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Center Independent Research & Development: GSFC IRAD

Development of Guidelines for Use of Proton Single-Event Test Data to Bound Single-Event Effect Susceptibility Due to Light Ions

Completed Technology Project

Project Introduction

Conventional methods for Single-Event Effects (SEE) Hardness Assurance have proven difficult to adapt to Explorer, Cubesat and other risk tolerant platforms with limited budgets for testing and qualification of components.  In this work, we develop Prior probability distributions for SEE to assess and prioritize the risks for design and component selection. By aiding designers in evaluating risk / cost / performance trades for microelectronic and photonic parts at all stages of the design process, it facilitates efficient allocation of limited testing and verification resources.  The method also provides a platform for continual improvement over time in platform radiation performance.

Because conventional Radiation Hardness assurance is predicated on having data specific to the part (and possibly on the particular wafer diffusion lot of that part) being considered for flight, it has been difficult to adapt to cubesat, Class-D and other risk-tolerant mission platforms.  Indeed, even for missions with low risk tolerance, it has not been possible to place quantitative bounds on risk arising from radiation threats prior to obtaining part-specific data relevant for the application.  Often, the best that could be done would be to look at less specific data to seek qualitative reassurance that parts would ultimately fulfill their requirements.  Such data include:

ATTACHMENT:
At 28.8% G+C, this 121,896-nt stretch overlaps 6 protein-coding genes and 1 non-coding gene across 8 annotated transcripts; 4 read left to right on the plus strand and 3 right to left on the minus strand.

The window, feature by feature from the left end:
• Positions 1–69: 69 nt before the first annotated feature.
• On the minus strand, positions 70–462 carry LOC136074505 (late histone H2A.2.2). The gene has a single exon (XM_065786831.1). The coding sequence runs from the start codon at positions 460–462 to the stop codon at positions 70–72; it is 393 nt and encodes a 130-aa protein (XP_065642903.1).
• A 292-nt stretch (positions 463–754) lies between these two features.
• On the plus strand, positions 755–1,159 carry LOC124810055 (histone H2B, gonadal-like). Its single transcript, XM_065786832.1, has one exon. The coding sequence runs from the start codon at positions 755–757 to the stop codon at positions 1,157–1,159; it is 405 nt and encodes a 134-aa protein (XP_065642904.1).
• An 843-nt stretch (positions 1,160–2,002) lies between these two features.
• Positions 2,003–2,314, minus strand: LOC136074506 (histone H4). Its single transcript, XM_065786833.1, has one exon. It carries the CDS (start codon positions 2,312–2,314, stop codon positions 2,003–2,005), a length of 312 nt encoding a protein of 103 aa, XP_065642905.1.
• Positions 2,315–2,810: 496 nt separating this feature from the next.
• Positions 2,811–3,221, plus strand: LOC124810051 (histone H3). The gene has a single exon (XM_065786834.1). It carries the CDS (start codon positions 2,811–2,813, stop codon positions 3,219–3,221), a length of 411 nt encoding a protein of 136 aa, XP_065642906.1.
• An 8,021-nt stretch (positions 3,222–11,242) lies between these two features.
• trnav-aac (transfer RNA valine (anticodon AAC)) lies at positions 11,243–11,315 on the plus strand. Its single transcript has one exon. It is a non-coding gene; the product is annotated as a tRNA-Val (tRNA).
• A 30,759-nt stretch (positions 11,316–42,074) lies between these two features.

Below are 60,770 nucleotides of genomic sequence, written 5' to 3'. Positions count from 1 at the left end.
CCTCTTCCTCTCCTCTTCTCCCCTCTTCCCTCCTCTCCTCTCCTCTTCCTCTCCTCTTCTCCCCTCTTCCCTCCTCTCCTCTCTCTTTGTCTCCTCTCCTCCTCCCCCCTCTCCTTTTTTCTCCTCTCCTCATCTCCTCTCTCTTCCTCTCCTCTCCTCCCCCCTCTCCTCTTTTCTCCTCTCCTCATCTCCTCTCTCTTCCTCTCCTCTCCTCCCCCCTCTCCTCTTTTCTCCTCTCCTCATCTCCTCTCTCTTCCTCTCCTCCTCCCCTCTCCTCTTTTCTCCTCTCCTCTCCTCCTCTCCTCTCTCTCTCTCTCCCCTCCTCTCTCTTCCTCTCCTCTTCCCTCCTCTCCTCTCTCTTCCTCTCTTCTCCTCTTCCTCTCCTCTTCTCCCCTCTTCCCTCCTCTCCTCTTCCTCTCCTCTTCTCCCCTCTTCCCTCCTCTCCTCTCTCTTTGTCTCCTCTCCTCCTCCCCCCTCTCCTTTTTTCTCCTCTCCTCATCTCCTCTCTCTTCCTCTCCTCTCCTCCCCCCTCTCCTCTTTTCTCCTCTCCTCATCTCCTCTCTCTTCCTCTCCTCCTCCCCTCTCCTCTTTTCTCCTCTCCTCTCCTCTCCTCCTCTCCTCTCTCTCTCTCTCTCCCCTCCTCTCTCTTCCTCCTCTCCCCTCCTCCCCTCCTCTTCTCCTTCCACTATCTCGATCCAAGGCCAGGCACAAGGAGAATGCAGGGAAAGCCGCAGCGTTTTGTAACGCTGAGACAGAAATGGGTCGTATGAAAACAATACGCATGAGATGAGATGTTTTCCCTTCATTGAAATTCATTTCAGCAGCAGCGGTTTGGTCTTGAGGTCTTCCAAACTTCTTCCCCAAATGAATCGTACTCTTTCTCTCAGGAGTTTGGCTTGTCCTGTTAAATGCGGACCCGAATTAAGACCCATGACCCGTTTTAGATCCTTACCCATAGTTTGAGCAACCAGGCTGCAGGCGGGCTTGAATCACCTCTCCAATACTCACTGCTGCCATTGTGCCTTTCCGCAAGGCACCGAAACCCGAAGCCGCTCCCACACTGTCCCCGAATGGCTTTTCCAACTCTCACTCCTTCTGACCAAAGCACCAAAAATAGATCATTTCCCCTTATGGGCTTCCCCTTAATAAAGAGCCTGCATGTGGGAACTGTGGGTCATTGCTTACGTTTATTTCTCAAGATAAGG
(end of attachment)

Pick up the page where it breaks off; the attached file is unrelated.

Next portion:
Historical Data--radiation test data for the same part type, but different lots tested in the past.

Similarity or Process Data--Radiation test data for similar parts fabricated in the same semiconductor process as the flight parts

Heritage data--data regarding the past successful use of the flight parts in previous similar missions

Each of these data types poses challenges, and to date, use of these types of data has been qualitative.  We propose use of Bayesian probability to use these data types to develop quantitative radiation risk metrics.

For short, risk-tolerant missions, often the most significant risks arise from single-event effects, which due to their Poisson nature can occur at any time during the mission.  Because single-event effects susceptibility is usually considered negligible from one wafer diffusion lot to another and from part to part within a wafer diffusion lot, we concentrate on use of similarity data and heritage data.  The method addresses ways to limit the influence of the initial prior probability distribution so that the resulting distributions and discusses ways to develop statistics that are relevant to the SEE risks being considered, but still form compact distributions in the analysis.  The attached paper and presentation give details and the general philosophy of the method.

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